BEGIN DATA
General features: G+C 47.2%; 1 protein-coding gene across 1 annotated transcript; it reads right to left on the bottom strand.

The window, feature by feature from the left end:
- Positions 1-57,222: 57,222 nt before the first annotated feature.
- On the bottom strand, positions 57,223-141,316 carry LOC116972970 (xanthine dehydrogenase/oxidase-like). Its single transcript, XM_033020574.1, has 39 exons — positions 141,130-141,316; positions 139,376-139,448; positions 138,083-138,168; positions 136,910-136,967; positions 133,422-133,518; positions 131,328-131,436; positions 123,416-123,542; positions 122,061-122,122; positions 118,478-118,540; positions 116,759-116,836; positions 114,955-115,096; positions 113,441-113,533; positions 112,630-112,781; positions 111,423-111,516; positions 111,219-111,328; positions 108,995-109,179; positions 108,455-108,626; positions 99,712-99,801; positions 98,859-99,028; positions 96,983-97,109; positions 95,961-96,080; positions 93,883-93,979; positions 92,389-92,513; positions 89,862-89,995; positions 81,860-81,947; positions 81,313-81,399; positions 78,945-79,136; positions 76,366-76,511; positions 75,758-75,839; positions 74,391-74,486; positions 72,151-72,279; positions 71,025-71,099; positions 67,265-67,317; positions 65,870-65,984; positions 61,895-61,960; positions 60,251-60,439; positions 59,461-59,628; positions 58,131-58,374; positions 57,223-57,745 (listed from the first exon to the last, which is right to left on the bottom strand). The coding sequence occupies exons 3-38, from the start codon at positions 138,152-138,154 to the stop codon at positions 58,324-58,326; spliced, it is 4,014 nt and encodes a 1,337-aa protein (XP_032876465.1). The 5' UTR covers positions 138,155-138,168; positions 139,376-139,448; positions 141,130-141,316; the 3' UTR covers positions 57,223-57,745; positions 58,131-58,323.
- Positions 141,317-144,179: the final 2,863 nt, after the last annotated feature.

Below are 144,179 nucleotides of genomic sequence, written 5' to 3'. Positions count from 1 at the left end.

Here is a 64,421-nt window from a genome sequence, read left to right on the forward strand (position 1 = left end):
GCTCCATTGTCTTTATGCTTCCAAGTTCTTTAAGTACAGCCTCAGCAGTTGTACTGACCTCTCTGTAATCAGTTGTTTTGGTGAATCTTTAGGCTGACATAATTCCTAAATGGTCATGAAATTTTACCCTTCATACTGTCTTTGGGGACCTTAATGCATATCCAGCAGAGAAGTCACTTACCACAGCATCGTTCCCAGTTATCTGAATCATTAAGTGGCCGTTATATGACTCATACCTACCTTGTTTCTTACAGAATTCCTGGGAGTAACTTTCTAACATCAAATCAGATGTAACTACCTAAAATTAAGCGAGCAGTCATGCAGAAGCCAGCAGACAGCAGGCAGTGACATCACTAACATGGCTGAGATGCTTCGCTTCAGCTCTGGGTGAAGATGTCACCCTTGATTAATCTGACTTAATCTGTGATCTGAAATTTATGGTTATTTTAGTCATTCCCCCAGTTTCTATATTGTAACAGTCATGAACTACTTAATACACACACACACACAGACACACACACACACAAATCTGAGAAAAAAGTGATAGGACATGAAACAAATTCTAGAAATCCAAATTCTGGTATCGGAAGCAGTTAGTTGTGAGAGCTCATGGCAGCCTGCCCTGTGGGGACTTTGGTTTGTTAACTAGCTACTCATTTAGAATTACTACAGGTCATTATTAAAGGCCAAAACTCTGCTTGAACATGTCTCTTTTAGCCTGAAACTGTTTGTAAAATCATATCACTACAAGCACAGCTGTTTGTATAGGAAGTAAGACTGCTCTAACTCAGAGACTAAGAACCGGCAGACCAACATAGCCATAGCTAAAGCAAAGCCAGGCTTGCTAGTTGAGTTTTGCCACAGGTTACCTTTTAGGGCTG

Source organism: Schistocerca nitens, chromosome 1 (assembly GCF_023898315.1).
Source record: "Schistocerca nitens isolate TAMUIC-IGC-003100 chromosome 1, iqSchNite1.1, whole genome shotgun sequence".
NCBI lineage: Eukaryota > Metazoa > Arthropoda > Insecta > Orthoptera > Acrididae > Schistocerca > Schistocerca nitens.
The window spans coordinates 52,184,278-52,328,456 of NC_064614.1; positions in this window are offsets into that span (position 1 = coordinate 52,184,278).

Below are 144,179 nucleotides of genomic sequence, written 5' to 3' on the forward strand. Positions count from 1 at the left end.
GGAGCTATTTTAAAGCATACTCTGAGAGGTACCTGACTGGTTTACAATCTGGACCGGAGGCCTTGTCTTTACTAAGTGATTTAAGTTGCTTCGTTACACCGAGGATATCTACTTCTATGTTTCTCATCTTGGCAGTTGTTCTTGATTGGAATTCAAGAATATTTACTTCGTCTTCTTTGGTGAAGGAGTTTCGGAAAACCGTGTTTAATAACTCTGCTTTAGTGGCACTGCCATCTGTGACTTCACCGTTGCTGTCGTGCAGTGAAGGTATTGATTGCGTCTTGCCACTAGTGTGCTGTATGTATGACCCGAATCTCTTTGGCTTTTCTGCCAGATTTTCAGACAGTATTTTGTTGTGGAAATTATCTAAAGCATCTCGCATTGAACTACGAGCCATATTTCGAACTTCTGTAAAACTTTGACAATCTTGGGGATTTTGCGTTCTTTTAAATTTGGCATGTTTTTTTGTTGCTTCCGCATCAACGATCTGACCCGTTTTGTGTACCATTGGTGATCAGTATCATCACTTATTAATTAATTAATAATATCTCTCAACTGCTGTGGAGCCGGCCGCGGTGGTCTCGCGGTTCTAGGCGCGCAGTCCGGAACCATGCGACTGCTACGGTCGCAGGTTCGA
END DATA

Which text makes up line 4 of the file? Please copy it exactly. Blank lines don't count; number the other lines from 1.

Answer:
- On the bottom strand, positions 57,223-141,316 carry LOC116972970 (xanthine dehydrogenase/oxidase-like). Its single transcript, XM_033020574.1, has 39 exons — positions 141,130-141,316; positions 139,376-139,448; positions 138,083-138,168; positions 136,910-136,967; positions 133,422-133,518; positions 131,328-131,436; positions 123,416-123,542; positions 122,061-122,122; positions 118,478-118,540; positions 116,759-116,836; positions 114,955-115,096; positions 113,441-113,533; positions 112,630-112,781; positions 111,423-111,516; positions 111,219-111,328; positions 108,995-109,179; positions 108,455-108,626; positions 99,712-99,801; positions 98,859-99,028; positions 96,983-97,109; positions 95,961-96,080; positions 93,883-93,979; positions 92,389-92,513; positions 89,862-89,995; positions 81,860-81,947; positions 81,313-81,399; positions 78,945-79,136; positions 76,366-76,511; positions 75,758-75,839; positions 74,391-74,486; positions 72,151-72,279; positions 71,025-71,099; positions 67,265-67,317; positions 65,870-65,984; positions 61,895-61,960; positions 60,251-60,439; positions 59,461-59,628; positions 58,131-58,374; positions 57,223-57,745 (listed from the first exon to the last, which is right to left on the bottom strand). The coding sequence occupies exons 3-38, from the start codon at positions 138,152-138,154 to the stop codon at positions 58,324-58,326; spliced, it is 4,014 nt and encodes a 1,337-aa protein (XP_032876465.1). The 5' UTR covers positions 138,155-138,168; positions 139,376-139,448; positions 141,130-141,316; the 3' UTR covers positions 57,223-57,745; positions 58,131-58,323.